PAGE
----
`Excessive Sodium Intake Linked with Higher Stress in Mice - Olive Oil Times

Excessive Sodium Intake Linked with Higher Stress in Mice

By Daniel Dawson
Dec. 12, 2022 14:20 UTC

A new study pub­lished in Cardiovascular Research links diets high in sodium with ele­vated stress.

While the neg­a­tive impacts of high-sodium diets on car­dio­vas­cu­lar health are well-estab­lished, the University of Edinburgh and Erasmus University Rotterdam researchers said their goal was to inves­ti­gate the less-stud­ied effects of high sodium con­sump­tion on cog­ni­tive func­tion and behav­ior.

We know that eat­ing too much salt dam­ages our heart, blood ves­sels and kid­neys. This study not tells us that high salt in our food also changes the way our brain han­dles stress.- Matthew Bailey, renal phys­i­ol­ogy pro­fes­sor, University of Edinburgh

They found that mice fed a high-salt diet expe­ri­enced an increase in rest­ing and envi­ron­men­tal stress hor­mones com­pared to mice eat­ing their ordi­nary diet, which is low in salt.

Furthermore, mice con­sum­ing a high-salt diet had dou­ble the hor­monal response to envi­ron­men­tal stres­sors than mice fol­low­ing their reg­u­lar diet.

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The researchers con­cluded that salt intake stim­u­lated the activ­ity of the genes that pro­duce the pro­teins in the brain that con­trol how the body responds to stress.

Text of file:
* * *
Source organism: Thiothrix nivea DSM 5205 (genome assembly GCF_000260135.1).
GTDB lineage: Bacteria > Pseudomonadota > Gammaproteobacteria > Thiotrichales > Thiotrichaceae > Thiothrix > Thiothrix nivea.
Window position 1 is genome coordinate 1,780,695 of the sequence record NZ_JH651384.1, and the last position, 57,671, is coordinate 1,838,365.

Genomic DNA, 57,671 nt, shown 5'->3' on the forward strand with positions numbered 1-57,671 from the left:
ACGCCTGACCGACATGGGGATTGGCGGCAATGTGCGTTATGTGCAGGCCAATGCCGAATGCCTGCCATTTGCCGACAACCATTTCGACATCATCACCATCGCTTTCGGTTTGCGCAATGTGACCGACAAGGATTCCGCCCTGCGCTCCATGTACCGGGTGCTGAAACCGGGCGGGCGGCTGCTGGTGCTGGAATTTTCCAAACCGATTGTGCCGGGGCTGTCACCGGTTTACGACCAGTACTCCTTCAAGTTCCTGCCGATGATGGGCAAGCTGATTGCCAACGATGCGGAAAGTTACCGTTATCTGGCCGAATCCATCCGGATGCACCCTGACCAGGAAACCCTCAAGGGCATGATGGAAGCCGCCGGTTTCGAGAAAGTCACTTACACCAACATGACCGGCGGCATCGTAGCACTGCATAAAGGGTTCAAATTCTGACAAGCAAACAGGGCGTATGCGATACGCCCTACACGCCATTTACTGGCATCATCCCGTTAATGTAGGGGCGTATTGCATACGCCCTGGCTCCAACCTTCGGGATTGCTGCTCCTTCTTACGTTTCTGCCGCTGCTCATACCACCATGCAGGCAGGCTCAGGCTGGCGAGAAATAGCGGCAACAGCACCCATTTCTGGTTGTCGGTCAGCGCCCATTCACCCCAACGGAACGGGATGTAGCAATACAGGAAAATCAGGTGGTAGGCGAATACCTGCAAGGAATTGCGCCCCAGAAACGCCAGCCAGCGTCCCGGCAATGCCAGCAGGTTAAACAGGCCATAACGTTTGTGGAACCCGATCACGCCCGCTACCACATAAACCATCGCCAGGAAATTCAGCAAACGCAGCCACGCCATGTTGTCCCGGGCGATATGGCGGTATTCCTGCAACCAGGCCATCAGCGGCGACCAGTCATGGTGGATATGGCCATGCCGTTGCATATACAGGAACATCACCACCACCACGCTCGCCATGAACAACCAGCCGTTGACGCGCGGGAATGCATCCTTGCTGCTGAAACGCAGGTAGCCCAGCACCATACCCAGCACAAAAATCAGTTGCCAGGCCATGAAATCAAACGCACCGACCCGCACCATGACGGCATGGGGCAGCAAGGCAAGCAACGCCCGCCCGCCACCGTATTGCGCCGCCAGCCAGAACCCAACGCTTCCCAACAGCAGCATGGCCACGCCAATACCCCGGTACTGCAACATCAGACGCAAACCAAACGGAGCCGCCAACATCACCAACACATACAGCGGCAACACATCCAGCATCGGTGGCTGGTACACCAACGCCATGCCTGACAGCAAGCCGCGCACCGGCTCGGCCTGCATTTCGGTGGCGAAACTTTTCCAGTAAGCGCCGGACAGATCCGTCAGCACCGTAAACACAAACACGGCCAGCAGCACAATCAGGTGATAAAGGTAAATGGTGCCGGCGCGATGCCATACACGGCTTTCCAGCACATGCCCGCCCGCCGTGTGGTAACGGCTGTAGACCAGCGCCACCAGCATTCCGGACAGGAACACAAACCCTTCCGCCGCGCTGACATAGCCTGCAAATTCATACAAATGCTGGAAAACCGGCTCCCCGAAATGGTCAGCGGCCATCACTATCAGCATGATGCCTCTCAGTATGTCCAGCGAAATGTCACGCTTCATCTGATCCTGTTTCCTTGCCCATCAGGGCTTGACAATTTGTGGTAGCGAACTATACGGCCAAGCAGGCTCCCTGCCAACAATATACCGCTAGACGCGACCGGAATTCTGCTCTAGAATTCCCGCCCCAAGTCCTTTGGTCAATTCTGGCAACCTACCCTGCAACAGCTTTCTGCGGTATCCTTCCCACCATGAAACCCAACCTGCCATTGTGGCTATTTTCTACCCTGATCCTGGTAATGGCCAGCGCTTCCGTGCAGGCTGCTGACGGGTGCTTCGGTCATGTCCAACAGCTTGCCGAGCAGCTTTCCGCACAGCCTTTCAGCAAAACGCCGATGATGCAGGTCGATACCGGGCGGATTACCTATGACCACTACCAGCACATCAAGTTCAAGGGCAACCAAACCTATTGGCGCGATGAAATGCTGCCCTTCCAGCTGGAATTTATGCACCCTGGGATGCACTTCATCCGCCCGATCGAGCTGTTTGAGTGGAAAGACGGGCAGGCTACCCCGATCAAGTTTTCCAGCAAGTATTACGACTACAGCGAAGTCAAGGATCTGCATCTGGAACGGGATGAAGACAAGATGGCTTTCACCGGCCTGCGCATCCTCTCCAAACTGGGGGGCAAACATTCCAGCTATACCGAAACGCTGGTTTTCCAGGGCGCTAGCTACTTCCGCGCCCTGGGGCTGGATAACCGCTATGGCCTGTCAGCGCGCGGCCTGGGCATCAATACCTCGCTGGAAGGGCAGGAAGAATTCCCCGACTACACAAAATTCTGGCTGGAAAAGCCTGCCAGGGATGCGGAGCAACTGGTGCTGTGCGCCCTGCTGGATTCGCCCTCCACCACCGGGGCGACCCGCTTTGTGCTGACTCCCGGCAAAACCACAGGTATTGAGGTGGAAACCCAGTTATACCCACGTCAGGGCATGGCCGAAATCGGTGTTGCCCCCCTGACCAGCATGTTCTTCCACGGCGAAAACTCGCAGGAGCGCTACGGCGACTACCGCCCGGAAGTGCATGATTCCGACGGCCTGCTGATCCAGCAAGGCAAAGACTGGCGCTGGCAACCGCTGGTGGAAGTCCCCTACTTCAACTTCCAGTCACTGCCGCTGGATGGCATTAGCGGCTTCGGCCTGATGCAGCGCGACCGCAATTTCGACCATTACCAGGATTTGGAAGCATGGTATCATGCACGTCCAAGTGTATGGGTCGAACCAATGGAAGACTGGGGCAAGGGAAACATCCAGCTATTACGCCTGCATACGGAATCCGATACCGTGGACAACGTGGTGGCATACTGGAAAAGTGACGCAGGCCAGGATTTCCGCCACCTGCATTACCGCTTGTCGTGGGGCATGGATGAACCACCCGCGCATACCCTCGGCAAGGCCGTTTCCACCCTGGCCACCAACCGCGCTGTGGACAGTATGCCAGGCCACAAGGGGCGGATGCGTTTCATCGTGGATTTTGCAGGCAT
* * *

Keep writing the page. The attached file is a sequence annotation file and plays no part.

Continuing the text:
After two weeks of fol­low­ing the high-salt diet, they also detected a reduced abil­ity for the mice to sup­press the acti­vated stress hor­mones nat­u­rally.

In turn, this reduced abil­ity to nat­u­rally sup­press the stress hor­mones resulted in increased expo­sure to the hip­pocam­pus, ante­rior pitu­itary and liver, which researchers hypoth­e­sized may con­tribute to the long-term health con­se­quences of high salt intake.

The researchers hope the find­ings of this study will encour­age pol­i­cy­mak­ers to empha­size low-sodium diets and per­suade food man­u­fac­tur­ers to cut the amount of sodium used in processed foods.

Recommended salt intake for adults is less than six grams each day. However, many peo­ple reg­u­larly con­sume at least nine grams.

While the Cleveland Clinic, a lead­ing research and teach­ing hos­pi­tal, advises peo­ple try­ing to reduce sodium intake to cut out table olives, the American Heart Association rec­om­mends the Mediterranean diet for peo­ple look­ing to reduce salt con­sump­tion.

We are what we eat, and under­stand­ing how high-salt food changes our men­tal health is an impor­tant step to improv­ing well­be­ing,” Matthew Bailey, a renal phys­i­ol­ogy pro­fes­sor at the University of Edinburgh, told Food Navigator.

We know that eat­ing too much salt dam­ages our heart, blood ves­sels and kid­neys,” he added. This study tells us that high salt in our food also changes the way our brain han­dles stress.”

Further stud­ies are under­way to deter­mine whether high salt intake may result in other behav­ioral changes, includ­ing increased anx­i­ety and aggres­sion.



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